For the last five years, Landbell Group has presented the Green Alley Award to start-ups whose business ideas help advance the circular economy. ERP UK is sponsoring this year’s award.
The finalists for 2018 are six start-ups from six European countries whose concepts for the development of sustainable materials, waste prevention or digital tools for the circular economy have already convinced the judges. The overall winner will be announced on 18th October in Berlin.
Landbell Group created the first European start-up award for the circular economy to seek out young companies with a business model in the areas of digital circular economy, recycling or waste prevention. The six finalists from Germany, the United Kingdom, Italy, the Netherlands, Austria and the Czech Republic impressed the judges with their ideas for innovations in the food industry, alternative materials and biodegradable packaging, among others. The winner, which will be decided following a live pitch on 18th October 2018 in Berlin, will receive the €25,000 prize.
Sustainable concepts for the circular economy
Launched in 2014, the Green Alley Award is now in its fifth year and is enjoying growing popularity on the start-up scene. This year’s finalists were selected from a total of 215 applications from 30 European countries, with the majority of submissions coming from Germany, the UK and Italy. This year’s call for applications focused on three key building blocks for the circular economy: waste innovation (which accounted for 37 percent of the business ideas); innovations and new recycling technologies (which made up 37 percent of the submissions); and digital solutions for the circular economy (which accounted for 26 percent of applications).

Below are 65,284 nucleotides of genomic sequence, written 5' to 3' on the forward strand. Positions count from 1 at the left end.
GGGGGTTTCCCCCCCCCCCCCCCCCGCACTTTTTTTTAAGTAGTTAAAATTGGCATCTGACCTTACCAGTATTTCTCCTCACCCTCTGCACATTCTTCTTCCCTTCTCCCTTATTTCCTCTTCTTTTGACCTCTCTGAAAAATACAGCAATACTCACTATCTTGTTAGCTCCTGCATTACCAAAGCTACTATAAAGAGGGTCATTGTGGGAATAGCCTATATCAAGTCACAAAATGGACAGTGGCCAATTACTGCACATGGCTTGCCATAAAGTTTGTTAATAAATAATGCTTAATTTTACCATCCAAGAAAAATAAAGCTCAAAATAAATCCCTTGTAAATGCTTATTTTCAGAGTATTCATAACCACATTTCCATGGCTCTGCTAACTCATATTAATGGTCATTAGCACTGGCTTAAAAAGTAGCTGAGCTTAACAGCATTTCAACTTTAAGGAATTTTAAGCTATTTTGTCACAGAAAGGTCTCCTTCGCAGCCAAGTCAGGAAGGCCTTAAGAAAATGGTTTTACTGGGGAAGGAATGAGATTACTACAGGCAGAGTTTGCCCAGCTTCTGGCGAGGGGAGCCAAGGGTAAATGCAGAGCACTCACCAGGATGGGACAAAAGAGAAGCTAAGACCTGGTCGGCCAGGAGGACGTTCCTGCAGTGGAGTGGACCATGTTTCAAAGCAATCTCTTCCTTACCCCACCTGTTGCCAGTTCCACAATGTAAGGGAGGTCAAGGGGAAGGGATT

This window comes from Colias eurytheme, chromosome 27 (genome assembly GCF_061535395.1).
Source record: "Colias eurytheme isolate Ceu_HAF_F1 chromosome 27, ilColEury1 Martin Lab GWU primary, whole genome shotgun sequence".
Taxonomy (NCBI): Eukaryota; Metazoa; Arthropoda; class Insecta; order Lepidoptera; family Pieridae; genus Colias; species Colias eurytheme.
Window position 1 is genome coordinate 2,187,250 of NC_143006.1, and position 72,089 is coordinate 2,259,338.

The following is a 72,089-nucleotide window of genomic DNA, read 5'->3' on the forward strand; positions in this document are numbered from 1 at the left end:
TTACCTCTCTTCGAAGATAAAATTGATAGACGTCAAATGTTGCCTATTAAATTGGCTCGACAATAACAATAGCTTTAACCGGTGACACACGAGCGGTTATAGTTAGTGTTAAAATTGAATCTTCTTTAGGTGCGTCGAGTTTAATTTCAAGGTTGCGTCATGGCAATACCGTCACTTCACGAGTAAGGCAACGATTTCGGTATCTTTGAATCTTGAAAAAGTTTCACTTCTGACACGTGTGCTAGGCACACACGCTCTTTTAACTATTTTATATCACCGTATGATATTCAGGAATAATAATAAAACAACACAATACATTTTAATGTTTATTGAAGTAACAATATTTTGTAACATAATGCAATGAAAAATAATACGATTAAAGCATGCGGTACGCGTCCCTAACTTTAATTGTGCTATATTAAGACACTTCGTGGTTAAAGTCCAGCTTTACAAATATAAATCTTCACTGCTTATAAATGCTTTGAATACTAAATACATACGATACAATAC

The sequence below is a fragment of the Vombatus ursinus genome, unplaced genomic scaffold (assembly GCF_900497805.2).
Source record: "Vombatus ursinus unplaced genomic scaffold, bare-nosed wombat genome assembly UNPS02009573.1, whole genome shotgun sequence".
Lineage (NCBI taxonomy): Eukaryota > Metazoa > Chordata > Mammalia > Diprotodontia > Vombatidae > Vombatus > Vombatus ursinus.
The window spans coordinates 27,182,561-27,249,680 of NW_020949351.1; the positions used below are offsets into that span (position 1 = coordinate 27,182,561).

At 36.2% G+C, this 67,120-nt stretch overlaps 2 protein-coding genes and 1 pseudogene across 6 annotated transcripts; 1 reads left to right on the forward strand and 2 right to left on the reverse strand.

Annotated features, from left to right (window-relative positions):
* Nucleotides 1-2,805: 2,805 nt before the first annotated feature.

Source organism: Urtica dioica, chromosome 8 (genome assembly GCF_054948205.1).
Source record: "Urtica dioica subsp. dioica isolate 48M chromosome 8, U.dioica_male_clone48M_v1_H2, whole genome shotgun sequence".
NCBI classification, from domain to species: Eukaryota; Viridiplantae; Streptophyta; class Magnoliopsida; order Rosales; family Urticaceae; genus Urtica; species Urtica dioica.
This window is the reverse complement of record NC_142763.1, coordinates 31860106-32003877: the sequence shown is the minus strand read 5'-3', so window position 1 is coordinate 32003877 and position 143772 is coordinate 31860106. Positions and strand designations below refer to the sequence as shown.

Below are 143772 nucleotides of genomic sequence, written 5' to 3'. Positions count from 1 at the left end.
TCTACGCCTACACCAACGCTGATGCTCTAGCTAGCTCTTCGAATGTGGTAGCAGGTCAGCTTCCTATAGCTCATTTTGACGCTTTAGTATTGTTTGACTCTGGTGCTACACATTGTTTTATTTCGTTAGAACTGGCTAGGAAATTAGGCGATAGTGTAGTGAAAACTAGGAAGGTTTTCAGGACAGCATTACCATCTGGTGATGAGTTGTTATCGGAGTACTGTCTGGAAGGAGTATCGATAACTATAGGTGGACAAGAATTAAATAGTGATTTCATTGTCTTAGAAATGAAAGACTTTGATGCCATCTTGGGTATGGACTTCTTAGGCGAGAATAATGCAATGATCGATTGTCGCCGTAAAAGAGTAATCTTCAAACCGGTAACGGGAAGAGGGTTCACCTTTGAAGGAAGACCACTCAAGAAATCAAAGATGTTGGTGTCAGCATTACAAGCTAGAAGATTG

The development of sustainable materials, waste prevention and digital tools for process optimisation harbour enormous business potential for young entrepreneurs and start-ups, as demonstrated by the variety of projects which won over the judges.
‘Each of our finalists has developed a clever, unique concept based on the idea of the circular economy,’ says Jan Patrick Schulz, CEO of Landbell Group. The globally active company based in Mainz is the founder of the start-up award and one of the leading providers of services and consultancy for international environmental and chemical compliance. ‘We are very pleased that the award has been so well received and that start-ups are strong and important drivers in such an innovation-driven sector as the circular economy. We want to reward this with the Green Alley Award.’
Landbell Group company, ERP UK, is a sponsor of this year’s award.
‘We are very proud to be part of this year’s award and delighted to see a finalist from the UK,’ says John Redmayne, Managing Director of ERP UK – the producer compliance scheme that manages WEEE, batteries and packaging compliance, as well as data services, for over 600 companies in the UK. ‘We recognise the economic and environmental opportunities of the circular economy – and the potential to transform our industry. Supporting this award shows our commitment to being at the forefront of new ideas and innovation.’